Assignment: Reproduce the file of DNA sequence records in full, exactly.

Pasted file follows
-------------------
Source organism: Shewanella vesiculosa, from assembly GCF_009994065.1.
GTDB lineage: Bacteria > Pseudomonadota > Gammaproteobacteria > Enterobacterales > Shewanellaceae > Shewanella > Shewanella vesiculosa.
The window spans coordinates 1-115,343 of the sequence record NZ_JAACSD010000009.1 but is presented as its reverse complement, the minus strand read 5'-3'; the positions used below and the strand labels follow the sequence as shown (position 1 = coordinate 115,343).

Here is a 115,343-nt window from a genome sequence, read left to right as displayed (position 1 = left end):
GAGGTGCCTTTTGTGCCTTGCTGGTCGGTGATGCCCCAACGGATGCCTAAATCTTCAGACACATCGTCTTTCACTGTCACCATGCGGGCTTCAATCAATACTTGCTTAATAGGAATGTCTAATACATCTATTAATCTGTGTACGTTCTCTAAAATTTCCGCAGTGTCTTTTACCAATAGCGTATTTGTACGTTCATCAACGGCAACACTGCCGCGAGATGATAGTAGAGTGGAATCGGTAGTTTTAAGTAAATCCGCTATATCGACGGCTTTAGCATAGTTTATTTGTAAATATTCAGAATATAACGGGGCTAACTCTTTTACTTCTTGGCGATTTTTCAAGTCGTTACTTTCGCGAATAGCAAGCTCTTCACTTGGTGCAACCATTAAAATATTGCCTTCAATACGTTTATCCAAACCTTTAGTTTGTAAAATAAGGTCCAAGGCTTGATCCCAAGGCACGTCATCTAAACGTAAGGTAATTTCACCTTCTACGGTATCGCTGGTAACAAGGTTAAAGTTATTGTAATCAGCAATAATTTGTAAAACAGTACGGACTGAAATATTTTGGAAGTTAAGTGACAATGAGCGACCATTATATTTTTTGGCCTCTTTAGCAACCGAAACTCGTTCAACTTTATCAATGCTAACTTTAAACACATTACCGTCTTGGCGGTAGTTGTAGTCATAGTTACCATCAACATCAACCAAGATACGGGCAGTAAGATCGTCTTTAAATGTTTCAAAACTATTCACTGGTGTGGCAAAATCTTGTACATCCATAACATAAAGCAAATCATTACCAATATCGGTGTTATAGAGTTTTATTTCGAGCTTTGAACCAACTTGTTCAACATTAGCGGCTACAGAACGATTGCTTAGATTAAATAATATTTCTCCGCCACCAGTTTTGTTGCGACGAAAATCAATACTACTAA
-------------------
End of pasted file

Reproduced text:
Source organism: Shewanella vesiculosa, from assembly GCF_009994065.1.
GTDB lineage: Bacteria > Pseudomonadota > Gammaproteobacteria > Enterobacterales > Shewanellaceae > Shewanella > Shewanella vesiculosa.
The window spans coordinates 1-115,343 of the sequence record NZ_JAACSD010000009.1 but is presented as its reverse complement, the minus strand read 5'-3'; the positions used below and the strand labels follow the sequence as shown (position 1 = coordinate 115,343).

Here is a 115,343-nt window from a genome sequence, read left to right as displayed (position 1 = left end):
GAGGTGCCTTTTGTGCCTTGCTGGTCGGTGATGCCCCAACGGATGCCTAAATCTTCAGACACATCGTCTTTCACTGTCACCATGCGGGCTTCAATCAATACTTGCTTAATAGGAATGTCTAATACATCTATTAATCTGTGTACGTTCTCTAAAATTTCCGCAGTGTCTTTTACCAATAGCGTATTTGTACGTTCATCAACGGCAACACTGCCGCGAGATGATAGTAGAGTGGAATCGGTAGTTTTAAGTAAATCCGCTATATCGACGGCTTTAGCATAGTTTATTTGTAAATATTCAGAATATAACGGGGCTAACTCTTTTACTTCTTGGCGATTTTTCAAGTCGTTACTTTCGCGAATAGCAAGCTCTTCACTTGGTGCAACCATTAAAATATTGCCTTCAATACGTTTATCCAAACCTTTAGTTTGTAAAATAAGGTCCAAGGCTTGATCCCAAGGCACGTCATCTAAACGTAAGGTAATTTCACCTTCTACGGTATCGCTGGTAACAAGGTTAAAGTTATTGTAATCAGCAATAATTTGTAAAACAGTACGGACTGAAATATTTTGGAAGTTAAGTGACAATGAGCGACCATTATATTTTTTGGCCTCTTTAGCAACCGAAACTCGTTCAACTTTATCAATGCTAACTTTAAACACATTACCGTCTTGGCGGTAGTTGTAGTCATAGTTACCATCAACATCAACCAAGATACGGGCAGTAAGATCGTCTTTAAATGTTTCAAAACTATTCACTGGTGTGGCAAAATCTTGTACATCCATAACATAAAGCAAATCATTACCAATATCGGTGTTATAGAGTTTTATTTCGAGCTTTGAACCAACTTGTTCAACATTAGCGGCTACAGAACGATTGCTTAGATTAAATAATATTTCTCCGCCACCAGTTTTGTTGCGACGAAAATCAATACTACTAA